Sensory overload on the Braille Trail
The Pitkin County Senior Services sponsored a nature hike to the Braille Trail on Thursday, August 17.”Fifteen of us rode up Independence Pass to the Braille Trail where Mark Fuller, Director of the Independence Pass Foundation, acted as our guide,” said Marcia Corbin, organizer of the trip. “He read the signs aloud, encouraging us to enjoy all of our senses: Listening to the many subtle sounds of nature (the flowing stream, the birds, the breeze), identifying trees through touching their bark (smooth or rough) or smelling their crushed needles, and distinguishing the difference in terrain through the soles of our feet (hard, spongy, wet, dry, and pine needles).”Comments collected along the way or in retrospect were:”What a beautiful trail.””I never knew the word ‘duff.'” (Decaying vegetable matter on the ground in a forest)”I now can tell a spruce from a fir.””This was an experience; a real adventure. I learned a lot of things I’d never really seen before.” (Lichen, moss)”I now understand how the blind learn; how you can learn a fir from a spruce much better by touch and smell.””It was very informative and the smells were real nature without the chemicals.””The fir has a nice odor.””Did you see the discarded parts of the pine cone left by the squirrel on the tree stump? It was so interesting.””I liked seeing where a tree had fallen years ago and is now filled over with soil and plants with just a slight visible remnant of the length of the log left. Soon it will just be soil and ground again.””Our leader Mark was like a minister.””It was a good, wonderful experience; I enjoyed it.”Some of the group then walked the Discovery Trail before concluding the outing with a picnic lunch. Fun and new learning were had by all!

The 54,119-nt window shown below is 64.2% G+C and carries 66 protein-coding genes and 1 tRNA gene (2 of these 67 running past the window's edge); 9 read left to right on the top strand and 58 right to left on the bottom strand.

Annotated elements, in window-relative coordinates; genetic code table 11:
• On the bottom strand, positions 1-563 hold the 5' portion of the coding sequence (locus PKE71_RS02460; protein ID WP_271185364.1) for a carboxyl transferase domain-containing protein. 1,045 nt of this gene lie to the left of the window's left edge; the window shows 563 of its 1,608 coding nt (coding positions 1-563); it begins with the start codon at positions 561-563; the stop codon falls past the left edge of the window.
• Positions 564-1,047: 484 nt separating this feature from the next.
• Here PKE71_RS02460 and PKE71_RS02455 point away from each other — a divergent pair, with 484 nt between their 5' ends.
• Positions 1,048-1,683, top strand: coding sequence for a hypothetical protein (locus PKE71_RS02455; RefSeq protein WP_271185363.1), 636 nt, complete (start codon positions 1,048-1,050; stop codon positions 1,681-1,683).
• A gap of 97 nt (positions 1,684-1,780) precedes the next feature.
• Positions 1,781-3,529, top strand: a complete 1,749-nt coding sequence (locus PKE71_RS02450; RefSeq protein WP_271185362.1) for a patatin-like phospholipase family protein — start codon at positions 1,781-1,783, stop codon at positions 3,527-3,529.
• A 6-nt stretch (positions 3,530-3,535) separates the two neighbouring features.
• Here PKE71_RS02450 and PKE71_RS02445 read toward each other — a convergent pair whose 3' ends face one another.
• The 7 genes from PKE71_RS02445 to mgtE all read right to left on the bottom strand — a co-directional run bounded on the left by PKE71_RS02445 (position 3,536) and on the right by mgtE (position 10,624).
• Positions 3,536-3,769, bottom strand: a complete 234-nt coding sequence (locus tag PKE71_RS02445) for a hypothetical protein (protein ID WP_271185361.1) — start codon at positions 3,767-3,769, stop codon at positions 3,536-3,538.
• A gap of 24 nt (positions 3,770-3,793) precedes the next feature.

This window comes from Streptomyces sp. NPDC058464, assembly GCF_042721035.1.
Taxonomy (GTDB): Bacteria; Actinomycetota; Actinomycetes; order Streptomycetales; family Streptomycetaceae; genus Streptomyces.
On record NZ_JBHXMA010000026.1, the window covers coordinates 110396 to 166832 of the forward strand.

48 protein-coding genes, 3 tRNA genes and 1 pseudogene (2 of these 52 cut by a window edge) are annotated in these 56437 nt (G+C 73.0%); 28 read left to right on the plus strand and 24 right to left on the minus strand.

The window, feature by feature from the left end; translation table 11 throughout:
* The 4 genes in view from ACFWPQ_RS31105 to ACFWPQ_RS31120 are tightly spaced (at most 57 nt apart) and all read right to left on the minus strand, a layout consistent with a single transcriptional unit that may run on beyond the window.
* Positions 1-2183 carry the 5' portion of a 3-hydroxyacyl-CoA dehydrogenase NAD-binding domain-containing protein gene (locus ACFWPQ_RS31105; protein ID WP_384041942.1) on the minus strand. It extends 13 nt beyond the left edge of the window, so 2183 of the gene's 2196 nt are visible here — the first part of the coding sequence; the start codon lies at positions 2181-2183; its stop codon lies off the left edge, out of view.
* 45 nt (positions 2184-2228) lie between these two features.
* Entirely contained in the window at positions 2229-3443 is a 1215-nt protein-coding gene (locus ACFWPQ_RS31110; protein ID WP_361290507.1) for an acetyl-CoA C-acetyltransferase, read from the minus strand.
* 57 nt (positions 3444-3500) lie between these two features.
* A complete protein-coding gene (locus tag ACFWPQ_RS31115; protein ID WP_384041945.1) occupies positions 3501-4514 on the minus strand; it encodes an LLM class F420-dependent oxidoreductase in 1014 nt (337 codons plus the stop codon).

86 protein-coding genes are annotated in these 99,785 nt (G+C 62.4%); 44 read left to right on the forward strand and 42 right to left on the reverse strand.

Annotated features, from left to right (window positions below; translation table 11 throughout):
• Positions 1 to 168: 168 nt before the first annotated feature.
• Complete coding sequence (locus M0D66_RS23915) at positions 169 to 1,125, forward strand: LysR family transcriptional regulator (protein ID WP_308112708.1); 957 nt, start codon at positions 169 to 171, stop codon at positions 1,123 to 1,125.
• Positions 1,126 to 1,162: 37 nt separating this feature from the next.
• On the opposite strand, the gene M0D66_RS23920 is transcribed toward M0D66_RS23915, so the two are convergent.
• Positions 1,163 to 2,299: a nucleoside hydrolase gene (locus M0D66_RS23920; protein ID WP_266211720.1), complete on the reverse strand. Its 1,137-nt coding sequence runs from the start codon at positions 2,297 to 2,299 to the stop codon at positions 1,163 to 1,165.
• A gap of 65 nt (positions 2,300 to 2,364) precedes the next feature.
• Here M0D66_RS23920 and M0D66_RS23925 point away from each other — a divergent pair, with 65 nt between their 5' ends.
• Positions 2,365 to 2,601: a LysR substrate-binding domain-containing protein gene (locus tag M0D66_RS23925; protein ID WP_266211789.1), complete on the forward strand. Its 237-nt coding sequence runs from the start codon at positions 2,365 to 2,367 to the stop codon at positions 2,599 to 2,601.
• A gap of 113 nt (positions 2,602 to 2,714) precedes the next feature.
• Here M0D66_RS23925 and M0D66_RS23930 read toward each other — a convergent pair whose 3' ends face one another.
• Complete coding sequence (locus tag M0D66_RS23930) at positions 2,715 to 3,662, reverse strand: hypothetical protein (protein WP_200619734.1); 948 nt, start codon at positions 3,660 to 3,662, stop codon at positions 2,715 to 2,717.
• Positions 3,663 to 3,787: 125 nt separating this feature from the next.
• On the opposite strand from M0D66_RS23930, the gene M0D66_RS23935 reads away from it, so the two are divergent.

Support Local Journalism
Readers around Aspen and Snowmass Village make the Aspen Times’ work possible. Your financial contribution supports our efforts to deliver quality, locally relevant journalism.
Now more than ever, your support is critical to help us keep our community informed about the evolving coronavirus pandemic and the impact it is having locally. Every contribution, however large or small, will make a difference.
Each donation will be used exclusively for the development and creation of increased news coverage.
Start a dialogue, stay on topic and be civil.
If you don't follow the rules, your comment may be deleted.
User Legend: Moderator Trusted User
Pools in Aspen and Pitkin County will be allowed to open Monday, though COVID-19-related rules will apply.